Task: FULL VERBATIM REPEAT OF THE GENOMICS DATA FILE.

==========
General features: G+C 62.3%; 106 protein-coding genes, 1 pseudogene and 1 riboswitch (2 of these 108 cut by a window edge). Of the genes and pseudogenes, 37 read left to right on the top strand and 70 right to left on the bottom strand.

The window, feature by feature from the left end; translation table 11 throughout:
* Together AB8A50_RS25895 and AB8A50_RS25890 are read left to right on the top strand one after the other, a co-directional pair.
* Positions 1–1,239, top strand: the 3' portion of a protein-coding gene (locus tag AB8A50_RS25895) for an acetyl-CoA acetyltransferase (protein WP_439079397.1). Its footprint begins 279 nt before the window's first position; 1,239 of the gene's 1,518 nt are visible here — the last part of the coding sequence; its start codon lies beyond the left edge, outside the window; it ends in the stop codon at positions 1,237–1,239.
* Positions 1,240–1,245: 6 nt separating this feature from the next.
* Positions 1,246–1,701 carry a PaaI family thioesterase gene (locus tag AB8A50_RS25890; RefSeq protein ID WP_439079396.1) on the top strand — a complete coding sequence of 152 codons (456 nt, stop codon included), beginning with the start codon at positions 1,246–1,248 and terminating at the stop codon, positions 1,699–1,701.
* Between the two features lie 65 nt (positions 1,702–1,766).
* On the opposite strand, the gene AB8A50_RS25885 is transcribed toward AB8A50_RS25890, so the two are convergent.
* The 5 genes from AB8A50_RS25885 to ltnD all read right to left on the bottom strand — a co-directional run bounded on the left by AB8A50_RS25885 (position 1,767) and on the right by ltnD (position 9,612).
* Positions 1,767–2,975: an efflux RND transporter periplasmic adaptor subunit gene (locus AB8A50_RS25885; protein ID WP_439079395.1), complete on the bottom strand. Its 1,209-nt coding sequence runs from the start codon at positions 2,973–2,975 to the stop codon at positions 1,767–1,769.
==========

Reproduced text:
General features: G+C 62.3%; 106 protein-coding genes, 1 pseudogene and 1 riboswitch (2 of these 108 cut by a window edge). Of the genes and pseudogenes, 37 read left to right on the top strand and 70 right to left on the bottom strand.

The window, feature by feature from the left end; translation table 11 throughout:
* Together AB8A50_RS25895 and AB8A50_RS25890 are read left to right on the top strand one after the other, a co-directional pair.
* Positions 1–1,239, top strand: the 3' portion of a protein-coding gene (locus tag AB8A50_RS25895) for an acetyl-CoA acetyltransferase (protein WP_439079397.1). Its footprint begins 279 nt before the window's first position; 1,239 of the gene's 1,518 nt are visible here — the last part of the coding sequence; its start codon lies beyond the left edge, outside the window; it ends in the stop codon at positions 1,237–1,239.
* Positions 1,240–1,245: 6 nt separating this feature from the next.
* Positions 1,246–1,701 carry a PaaI family thioesterase gene (locus tag AB8A50_RS25890; RefSeq protein ID WP_439079396.1) on the top strand — a complete coding sequence of 152 codons (456 nt, stop codon included), beginning with the start codon at positions 1,246–1,248 and terminating at the stop codon, positions 1,699–1,701.
* Between the two features lie 65 nt (positions 1,702–1,766).
* On the opposite strand, the gene AB8A50_RS25885 is transcribed toward AB8A50_RS25890, so the two are convergent.
* The 5 genes from AB8A50_RS25885 to ltnD all read right to left on the bottom strand — a co-directional run bounded on the left by AB8A50_RS25885 (position 1,767) and on the right by ltnD (position 9,612).
* Positions 1,767–2,975: an efflux RND transporter periplasmic adaptor subunit gene (locus AB8A50_RS25885; protein ID WP_439079395.1), complete on the bottom strand. Its 1,209-nt coding sequence runs from the start codon at positions 2,973–2,975 to the stop codon at positions 1,767–1,769.